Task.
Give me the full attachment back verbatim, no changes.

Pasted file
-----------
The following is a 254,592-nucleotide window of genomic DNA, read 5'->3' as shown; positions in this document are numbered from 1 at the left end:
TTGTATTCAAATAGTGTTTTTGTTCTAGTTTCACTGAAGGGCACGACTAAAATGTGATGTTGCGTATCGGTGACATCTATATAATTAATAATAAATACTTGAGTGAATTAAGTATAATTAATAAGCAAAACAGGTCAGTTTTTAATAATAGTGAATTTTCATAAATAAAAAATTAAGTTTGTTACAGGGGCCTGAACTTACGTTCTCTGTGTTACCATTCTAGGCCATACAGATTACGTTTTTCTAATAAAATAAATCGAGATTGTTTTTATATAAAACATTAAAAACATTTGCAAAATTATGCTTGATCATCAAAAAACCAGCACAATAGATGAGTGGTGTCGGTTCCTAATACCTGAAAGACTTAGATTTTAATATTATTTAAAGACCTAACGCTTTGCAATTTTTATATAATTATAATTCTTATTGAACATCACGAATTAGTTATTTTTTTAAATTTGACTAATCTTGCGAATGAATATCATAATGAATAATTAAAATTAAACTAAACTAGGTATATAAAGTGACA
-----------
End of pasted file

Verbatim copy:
The following is a 254,592-nucleotide window of genomic DNA, read 5'->3' as shown; positions in this document are numbered from 1 at the left end:
TTGTATTCAAATAGTGTTTTTGTTCTAGTTTCACTGAAGGGCACGACTAAAATGTGATGTTGCGTATCGGTGACATCTATATAATTAATAATAAATACTTGAGTGAATTAAGTATAATTAATAAGCAAAACAGGTCAGTTTTTAATAATAGTGAATTTTCATAAATAAAAAATTAAGTTTGTTACAGGGGCCTGAACTTACGTTCTCTGTGTTACCATTCTAGGCCATACAGATTACGTTTTTCTAATAAAATAAATCGAGATTGTTTTTATATAAAACATTAAAAACATTTGCAAAATTATGCTTGATCATCAAAAAACCAGCACAATAGATGAGTGGTGTCGGTTCCTAATACCTGAAAGACTTAGATTTTAATATTATTTAAAGACCTAACGCTTTGCAATTTTTATATAATTATAATTCTTATTGAACATCACGAATTAGTTATTTTTTTAAATTTGACTAATCTTGCGAATGAATATCATAATGAATAATTAAAATTAAACTAAACTAGGTATATAAAGTGACA